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JAPANESE WOOD ENGRAVINGS

Kiyonaga, it reached its highest point. With Kiyonaga was associated Kiyotsuné, a less successful disciple of the school, and the Torii line closed near the end of the century with Kiyominé. The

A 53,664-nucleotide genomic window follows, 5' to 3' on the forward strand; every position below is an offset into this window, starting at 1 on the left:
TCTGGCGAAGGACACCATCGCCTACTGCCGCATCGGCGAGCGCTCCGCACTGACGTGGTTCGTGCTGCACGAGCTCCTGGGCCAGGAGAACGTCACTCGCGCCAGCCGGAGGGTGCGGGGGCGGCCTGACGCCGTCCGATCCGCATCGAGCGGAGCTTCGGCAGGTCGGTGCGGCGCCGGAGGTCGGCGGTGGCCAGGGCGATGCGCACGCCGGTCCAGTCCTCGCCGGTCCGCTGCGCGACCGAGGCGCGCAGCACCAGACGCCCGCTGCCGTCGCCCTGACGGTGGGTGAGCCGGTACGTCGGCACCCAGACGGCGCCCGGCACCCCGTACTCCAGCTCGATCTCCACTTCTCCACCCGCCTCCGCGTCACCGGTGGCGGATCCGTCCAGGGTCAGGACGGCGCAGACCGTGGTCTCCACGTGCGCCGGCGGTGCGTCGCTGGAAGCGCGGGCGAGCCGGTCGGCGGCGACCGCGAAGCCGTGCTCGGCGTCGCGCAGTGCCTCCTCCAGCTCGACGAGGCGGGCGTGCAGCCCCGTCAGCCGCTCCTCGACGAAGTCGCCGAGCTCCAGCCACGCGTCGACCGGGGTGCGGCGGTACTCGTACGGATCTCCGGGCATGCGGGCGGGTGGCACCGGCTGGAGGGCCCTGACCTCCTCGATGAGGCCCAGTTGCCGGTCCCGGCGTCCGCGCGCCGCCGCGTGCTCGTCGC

Japanese Wood Engravings-1895-043.jpg

Fig. 13.—A Chinese Sage. Engraved from a sketch by Kano Tanyu in the Gwa-ko sen-ran (1740).

blocks employed in printing were gradually increased in number to seven, and, although in later times as many as thirty printings were required to complete a picture, the added complexity of the process appeared only to